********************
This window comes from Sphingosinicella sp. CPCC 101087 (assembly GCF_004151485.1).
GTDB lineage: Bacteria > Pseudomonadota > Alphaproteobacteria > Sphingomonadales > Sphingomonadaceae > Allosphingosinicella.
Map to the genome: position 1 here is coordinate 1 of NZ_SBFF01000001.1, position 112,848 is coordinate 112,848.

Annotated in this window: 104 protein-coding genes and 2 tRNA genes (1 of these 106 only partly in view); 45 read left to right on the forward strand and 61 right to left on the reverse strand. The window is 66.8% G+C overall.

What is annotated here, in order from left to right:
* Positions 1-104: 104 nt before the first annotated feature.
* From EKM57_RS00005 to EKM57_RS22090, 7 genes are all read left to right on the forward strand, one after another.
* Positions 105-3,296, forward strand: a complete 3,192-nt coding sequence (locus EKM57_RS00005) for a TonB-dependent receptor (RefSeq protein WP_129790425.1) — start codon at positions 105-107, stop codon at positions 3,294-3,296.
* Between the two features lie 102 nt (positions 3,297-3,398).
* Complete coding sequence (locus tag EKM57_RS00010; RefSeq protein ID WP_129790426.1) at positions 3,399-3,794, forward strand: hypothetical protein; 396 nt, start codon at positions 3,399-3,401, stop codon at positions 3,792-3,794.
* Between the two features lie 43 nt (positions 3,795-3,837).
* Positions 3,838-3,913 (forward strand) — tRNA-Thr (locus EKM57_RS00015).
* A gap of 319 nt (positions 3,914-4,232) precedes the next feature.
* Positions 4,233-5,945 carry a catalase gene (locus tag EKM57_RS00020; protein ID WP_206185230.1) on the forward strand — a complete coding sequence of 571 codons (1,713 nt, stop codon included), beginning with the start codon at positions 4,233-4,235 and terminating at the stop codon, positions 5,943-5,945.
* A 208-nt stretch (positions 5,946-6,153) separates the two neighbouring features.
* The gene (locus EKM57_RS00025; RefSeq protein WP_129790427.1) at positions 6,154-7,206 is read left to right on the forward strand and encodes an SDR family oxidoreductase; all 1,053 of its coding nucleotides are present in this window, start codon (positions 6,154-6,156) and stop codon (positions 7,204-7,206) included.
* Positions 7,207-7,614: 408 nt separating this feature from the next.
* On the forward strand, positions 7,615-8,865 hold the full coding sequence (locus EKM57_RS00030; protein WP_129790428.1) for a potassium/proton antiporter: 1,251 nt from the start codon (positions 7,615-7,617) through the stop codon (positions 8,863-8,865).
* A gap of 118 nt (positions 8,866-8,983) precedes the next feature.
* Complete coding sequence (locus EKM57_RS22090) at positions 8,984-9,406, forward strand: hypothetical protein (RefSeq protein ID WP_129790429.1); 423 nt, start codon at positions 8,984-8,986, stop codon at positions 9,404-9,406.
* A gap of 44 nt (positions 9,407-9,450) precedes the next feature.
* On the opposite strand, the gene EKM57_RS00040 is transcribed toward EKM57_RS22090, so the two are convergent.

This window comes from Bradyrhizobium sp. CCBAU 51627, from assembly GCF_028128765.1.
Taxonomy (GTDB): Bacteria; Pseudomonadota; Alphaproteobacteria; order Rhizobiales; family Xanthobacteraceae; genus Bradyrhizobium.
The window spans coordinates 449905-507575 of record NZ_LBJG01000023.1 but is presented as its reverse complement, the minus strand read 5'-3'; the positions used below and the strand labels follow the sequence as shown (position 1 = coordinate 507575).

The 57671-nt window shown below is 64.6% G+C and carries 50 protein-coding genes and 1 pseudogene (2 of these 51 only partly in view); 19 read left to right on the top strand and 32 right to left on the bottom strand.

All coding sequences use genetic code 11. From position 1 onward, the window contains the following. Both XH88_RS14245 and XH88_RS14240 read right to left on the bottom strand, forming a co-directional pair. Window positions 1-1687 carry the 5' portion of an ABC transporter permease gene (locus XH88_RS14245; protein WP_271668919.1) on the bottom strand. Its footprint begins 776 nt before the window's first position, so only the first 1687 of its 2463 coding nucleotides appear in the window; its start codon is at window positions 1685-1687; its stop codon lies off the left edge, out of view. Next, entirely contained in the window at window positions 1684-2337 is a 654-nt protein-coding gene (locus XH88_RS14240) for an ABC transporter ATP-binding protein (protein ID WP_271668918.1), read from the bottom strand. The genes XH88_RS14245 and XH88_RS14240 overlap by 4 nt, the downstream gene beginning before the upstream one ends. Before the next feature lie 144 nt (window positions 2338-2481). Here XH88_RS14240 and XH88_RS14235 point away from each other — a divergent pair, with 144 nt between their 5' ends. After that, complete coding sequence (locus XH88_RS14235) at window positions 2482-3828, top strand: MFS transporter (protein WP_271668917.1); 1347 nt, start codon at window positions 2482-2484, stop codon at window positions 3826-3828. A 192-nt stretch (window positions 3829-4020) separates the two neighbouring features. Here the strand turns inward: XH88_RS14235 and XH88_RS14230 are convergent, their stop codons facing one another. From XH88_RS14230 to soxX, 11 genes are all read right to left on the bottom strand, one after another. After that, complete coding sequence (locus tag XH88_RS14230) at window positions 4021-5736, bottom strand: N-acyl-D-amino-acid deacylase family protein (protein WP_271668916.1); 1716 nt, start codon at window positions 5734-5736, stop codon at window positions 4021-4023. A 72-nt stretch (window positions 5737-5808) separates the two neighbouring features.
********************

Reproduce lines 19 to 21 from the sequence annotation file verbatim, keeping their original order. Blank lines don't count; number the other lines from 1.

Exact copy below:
* A gap of 118 nt (positions 8,866-8,983) precedes the next feature.
* Complete coding sequence (locus EKM57_RS22090) at positions 8,984-9,406, forward strand: hypothetical protein (RefSeq protein ID WP_129790429.1); 423 nt, start codon at positions 8,984-8,986, stop codon at positions 9,404-9,406.
* A gap of 44 nt (positions 9,407-9,450) precedes the next feature.